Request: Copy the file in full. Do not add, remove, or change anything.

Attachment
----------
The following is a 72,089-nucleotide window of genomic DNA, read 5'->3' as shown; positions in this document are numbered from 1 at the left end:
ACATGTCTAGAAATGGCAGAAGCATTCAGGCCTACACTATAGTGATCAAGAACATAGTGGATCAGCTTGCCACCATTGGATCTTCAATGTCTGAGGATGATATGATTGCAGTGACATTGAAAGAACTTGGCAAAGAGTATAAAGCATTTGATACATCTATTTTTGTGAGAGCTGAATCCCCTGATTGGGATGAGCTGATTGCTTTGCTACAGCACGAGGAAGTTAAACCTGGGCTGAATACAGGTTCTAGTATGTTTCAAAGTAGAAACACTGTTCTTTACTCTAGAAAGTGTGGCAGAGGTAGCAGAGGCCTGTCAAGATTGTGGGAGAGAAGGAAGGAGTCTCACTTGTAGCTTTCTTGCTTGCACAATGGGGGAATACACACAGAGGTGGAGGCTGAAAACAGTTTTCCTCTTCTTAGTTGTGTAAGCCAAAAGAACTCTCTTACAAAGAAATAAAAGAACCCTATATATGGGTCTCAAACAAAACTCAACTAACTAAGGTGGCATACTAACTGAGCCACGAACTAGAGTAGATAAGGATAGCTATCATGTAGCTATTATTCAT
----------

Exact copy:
The following is a 72,089-nucleotide window of genomic DNA, read 5'->3' as shown; positions in this document are numbered from 1 at the left end:
ACATGTCTAGAAATGGCAGAAGCATTCAGGCCTACACTATAGTGATCAAGAACATAGTGGATCAGCTTGCCACCATTGGATCTTCAATGTCTGAGGATGATATGATTGCAGTGACATTGAAAGAACTTGGCAAAGAGTATAAAGCATTTGATACATCTATTTTTGTGAGAGCTGAATCCCCTGATTGGGATGAGCTGATTGCTTTGCTACAGCACGAGGAAGTTAAACCTGGGCTGAATACAGGTTCTAGTATGTTTCAAAGTAGAAACACTGTTCTTTACTCTAGAAAGTGTGGCAGAGGTAGCAGAGGCCTGTCAAGATTGTGGGAGAGAAGGAAGGAGTCTCACTTGTAGCTTTCTTGCTTGCACAATGGGGGAATACACACAGAGGTGGAGGCTGAAAACAGTTTTCCTCTTCTTAGTTGTGTAAGCCAAAAGAACTCTCTTACAAAGAAATAAAAGAACCCTATATATGGGTCTCAAACAAAACTCAACTAACTAAGGTGGCATACTAACTGAGCCACGAACTAGAGTAGATAAGGATAGCTATCATGTAGCTATTATTCAT